Taste a memory


For more food-related blogs from Georgia Pellegrini, check out her website www.GeorgiaPellegini.com.

When I was a child growing up in the Hudson Valley, I used to sit on a rock by the side of our creek, push a fat worm onto a hook, and catch my trout. Then I would fry it in a skillet and eat it for breakfast.

It was a normal pattern in my eight year life that seemed as natural as breathing, or throwing skipping rocks. Then, as I got older, the current of life pushed me toward other things and catching my trout for breakfast was no longer a daily pursuit.

Years later, fully immersed in the fast-paced life of New York City, I sat down to eat at Gramercy Tavern. The head chef began sending me bits of food to taste, as I contemplated taking a job there, and in one watershed moment my decision was made. He placed a piece of smoked trout before me, drizzled with pickled onions and kohlrabi puree. This was quite possibly the best thing I'd ever tasted. The texture was soft and creamy, the smoke was subtle and oaky, the pickles were tangy and sweet.


Hot Pickled Trout

It is possible that what I was tasting was a memory -- of those days where life simply consisted of catching my trout for breakfast and skipping rocks. But it's a memory worth reliving many times over, because it tastes so good.

The thing to remember about trout is that the flesh is very delicate and so filleting it takes some nimble fingers. Tweezers also come in handy to help remove all of the pin bones.

What is brilliant about this hot smoked trout, is how quickly it smokes and how good the result is. Seven minutes on each side, in my stovetop smoker and I recreated something just as good as you'll find in a four star restaurant. I used Alder wood chips because it is mild and doesn't overwhelm the flavor of the trout. But any similar wood will do.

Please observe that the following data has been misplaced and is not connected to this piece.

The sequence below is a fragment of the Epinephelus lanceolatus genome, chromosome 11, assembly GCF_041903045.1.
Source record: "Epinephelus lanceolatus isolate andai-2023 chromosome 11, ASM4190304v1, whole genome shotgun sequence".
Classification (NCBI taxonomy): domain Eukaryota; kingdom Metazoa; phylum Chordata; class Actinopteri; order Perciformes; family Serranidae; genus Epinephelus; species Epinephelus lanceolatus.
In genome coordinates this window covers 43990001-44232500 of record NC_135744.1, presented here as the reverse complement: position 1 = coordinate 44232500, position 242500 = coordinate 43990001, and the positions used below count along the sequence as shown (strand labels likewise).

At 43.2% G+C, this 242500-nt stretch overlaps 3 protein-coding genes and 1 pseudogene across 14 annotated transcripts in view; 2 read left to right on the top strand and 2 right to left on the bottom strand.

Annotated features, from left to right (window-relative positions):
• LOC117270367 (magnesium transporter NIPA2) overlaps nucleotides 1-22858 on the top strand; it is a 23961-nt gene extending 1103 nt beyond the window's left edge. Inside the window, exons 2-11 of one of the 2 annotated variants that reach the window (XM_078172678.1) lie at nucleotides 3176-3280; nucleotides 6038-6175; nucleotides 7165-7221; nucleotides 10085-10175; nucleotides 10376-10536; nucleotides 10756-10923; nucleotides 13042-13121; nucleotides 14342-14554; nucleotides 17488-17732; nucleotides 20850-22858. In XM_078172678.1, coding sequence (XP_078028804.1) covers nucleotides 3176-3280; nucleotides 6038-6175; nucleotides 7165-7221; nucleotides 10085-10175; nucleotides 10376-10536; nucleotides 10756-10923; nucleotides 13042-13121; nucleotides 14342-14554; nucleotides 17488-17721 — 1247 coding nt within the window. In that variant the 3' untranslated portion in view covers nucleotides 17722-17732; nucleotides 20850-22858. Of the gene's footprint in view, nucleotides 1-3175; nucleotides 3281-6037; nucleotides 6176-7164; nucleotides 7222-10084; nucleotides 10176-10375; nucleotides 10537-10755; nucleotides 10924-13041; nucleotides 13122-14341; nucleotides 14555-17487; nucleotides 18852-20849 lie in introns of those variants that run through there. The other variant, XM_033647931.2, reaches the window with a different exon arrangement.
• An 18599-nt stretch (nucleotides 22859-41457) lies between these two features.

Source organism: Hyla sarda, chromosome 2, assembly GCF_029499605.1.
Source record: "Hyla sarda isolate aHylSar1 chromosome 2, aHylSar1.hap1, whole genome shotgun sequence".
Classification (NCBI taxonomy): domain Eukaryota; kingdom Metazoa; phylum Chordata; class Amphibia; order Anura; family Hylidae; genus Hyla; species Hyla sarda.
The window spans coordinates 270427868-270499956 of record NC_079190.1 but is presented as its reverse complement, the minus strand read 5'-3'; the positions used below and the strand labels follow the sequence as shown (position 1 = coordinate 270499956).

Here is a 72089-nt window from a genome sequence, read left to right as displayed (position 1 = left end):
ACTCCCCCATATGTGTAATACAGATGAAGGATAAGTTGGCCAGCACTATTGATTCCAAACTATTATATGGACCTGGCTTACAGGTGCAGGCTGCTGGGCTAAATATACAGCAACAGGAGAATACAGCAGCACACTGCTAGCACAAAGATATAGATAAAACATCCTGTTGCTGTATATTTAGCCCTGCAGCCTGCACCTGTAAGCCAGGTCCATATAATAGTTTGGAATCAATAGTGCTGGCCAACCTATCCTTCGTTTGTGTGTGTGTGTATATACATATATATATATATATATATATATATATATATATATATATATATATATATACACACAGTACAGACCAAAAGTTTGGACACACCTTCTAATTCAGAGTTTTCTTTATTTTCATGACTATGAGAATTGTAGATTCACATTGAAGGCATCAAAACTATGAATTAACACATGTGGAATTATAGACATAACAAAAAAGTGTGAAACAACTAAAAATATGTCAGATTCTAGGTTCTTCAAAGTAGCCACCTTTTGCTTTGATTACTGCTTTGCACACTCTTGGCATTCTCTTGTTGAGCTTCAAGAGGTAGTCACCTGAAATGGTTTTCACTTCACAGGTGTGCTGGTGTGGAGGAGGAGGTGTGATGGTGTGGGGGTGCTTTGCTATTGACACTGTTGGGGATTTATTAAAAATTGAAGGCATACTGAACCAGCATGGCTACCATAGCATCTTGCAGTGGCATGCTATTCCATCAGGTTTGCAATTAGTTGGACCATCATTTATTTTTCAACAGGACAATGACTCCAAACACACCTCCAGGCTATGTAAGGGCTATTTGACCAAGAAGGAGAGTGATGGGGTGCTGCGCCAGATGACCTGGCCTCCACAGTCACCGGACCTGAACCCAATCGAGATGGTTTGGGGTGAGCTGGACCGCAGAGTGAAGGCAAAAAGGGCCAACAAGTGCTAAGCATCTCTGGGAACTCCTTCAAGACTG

The pickled onions are a tangy crunchy dressing, which is a nice paring with the soft mild trout.

Is there a particular fish or game that incites those childhood memories in you? We'd love to hear about them. Submit those recipes to "The Kitchen," and share them with everyone.

Hot Smoked Trout

1 brook trout
Olive oil

1. Fillet the trout carefully so as not to damage the flesh. Remove the pin bones from each fillet. (For a visual explanation on how to do this, look at the accompanying photo set)

2. Set up your smoker and lay the two fillets skin side down on the grill. Cover it and smoke for 7 minutes. Remove the lid and flip the fillet over flesh side down and smoke it for 7 minutes more.

3. Lay the fillets carefully on a cutting board flesh side down. The skin will peel off easily if you start from one end and peel it back to the other. This will be your presentation side.

4. Drizzle this side with olive oil and salt and garnish with the pickled onion vinaigrette.

Pickled Onion Vinaigrette

1 medium onion, minced or finely diced
1 cup red wine
1 tablespoon raspberry vinegar (optional)
1 tablespoon port (optional)
1 teaspoon sugar (if not using port and raspberry vinegar)
cup olive oil
Lemon juice to taste

1. Combine all ingredients in a saucepan (reserve the olive oil and lemon juice for later use) simmer and reduce until ingredients are tender.

2. Finish the vinaigrette by whisking in olive oil and a drop of lemon juice.

Editor's note: Georgia's passion for good food began at an early age, on a boulder by the side of a creek as she caught her trout for breakfast. After Wellesley and Harvard -- and a brief stint on Wall Street -- she decided to leave the cubicle world behind and enrolled in the French Culinary Institute in New York City.

Upon graduating at the top of her class, she worked in two of America's best restaurants, Gramercy Tavern and Blue Hill at Stone Barns, as well as in one of the premier destination restaurants in Provence, France, La Chassagnette. It was there that she decided it was time to really get at the heart of where our food comes from and head to the source -- Mother Nature. She bought a shotgun and set her sites on the cutting edge of culinary creativity intent on pushing the boundaries of American gastronomy, from field to stream to table.

Her new book, "Food Heroes: Tales of 16 food artisans preserving tradition" will be coming out this year. She currently roams the world, hunting, tasting good food and meeting the good people who make it. You can read more about her work at www.GeorgiaPellegrini.com.